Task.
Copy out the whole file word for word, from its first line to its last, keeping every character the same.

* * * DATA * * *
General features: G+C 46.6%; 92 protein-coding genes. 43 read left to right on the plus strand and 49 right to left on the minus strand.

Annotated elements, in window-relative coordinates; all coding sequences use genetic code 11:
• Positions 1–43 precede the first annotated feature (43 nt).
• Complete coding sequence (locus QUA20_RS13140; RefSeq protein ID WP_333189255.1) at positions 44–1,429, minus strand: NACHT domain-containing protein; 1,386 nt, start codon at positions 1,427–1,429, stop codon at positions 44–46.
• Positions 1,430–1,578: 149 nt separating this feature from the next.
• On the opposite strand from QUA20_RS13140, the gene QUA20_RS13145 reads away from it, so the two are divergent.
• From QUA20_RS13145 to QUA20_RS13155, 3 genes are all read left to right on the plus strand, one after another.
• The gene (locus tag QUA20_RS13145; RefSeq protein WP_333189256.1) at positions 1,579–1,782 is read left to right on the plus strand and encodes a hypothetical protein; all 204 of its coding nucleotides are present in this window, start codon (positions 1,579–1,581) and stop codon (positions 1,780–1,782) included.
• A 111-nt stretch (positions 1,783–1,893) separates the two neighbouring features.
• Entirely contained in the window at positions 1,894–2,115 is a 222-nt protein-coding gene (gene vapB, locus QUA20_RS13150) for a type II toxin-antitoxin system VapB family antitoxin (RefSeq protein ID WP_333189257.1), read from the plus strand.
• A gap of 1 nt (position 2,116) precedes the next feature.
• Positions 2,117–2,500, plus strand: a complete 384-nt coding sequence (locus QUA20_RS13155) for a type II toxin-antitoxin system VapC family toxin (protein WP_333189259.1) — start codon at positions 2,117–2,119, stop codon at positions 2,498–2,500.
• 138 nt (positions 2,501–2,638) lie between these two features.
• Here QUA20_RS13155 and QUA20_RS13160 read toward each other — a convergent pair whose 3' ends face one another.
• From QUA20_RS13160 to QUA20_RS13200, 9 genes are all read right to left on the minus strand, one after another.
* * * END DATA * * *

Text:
General features: G+C 46.6%; 92 protein-coding genes. 43 read left to right on the plus strand and 49 right to left on the minus strand.

Annotated elements, in window-relative coordinates; all coding sequences use genetic code 11:
• Positions 1–43 precede the first annotated feature (43 nt).
• Complete coding sequence (locus QUA20_RS13140; RefSeq protein ID WP_333189255.1) at positions 44–1,429, minus strand: NACHT domain-containing protein; 1,386 nt, start codon at positions 1,427–1,429, stop codon at positions 44–46.
• Positions 1,430–1,578: 149 nt separating this feature from the next.
• On the opposite strand from QUA20_RS13140, the gene QUA20_RS13145 reads away from it, so the two are divergent.
• From QUA20_RS13145 to QUA20_RS13155, 3 genes are all read left to right on the plus strand, one after another.
• The gene (locus tag QUA20_RS13145; RefSeq protein WP_333189256.1) at positions 1,579–1,782 is read left to right on the plus strand and encodes a hypothetical protein; all 204 of its coding nucleotides are present in this window, start codon (positions 1,579–1,581) and stop codon (positions 1,780–1,782) included.
• A 111-nt stretch (positions 1,783–1,893) separates the two neighbouring features.
• Entirely contained in the window at positions 1,894–2,115 is a 222-nt protein-coding gene (gene vapB, locus QUA20_RS13150) for a type II toxin-antitoxin system VapB family antitoxin (RefSeq protein ID WP_333189257.1), read from the plus strand.
• A gap of 1 nt (position 2,116) precedes the next feature.
• Positions 2,117–2,500, plus strand: a complete 384-nt coding sequence (locus QUA20_RS13155) for a type II toxin-antitoxin system VapC family toxin (protein WP_333189259.1) — start codon at positions 2,117–2,119, stop codon at positions 2,498–2,500.
• 138 nt (positions 2,501–2,638) lie between these two features.
• Here QUA20_RS13155 and QUA20_RS13160 read toward each other — a convergent pair whose 3' ends face one another.
• From QUA20_RS13160 to QUA20_RS13200, 9 genes are all read right to left on the minus strand, one after another.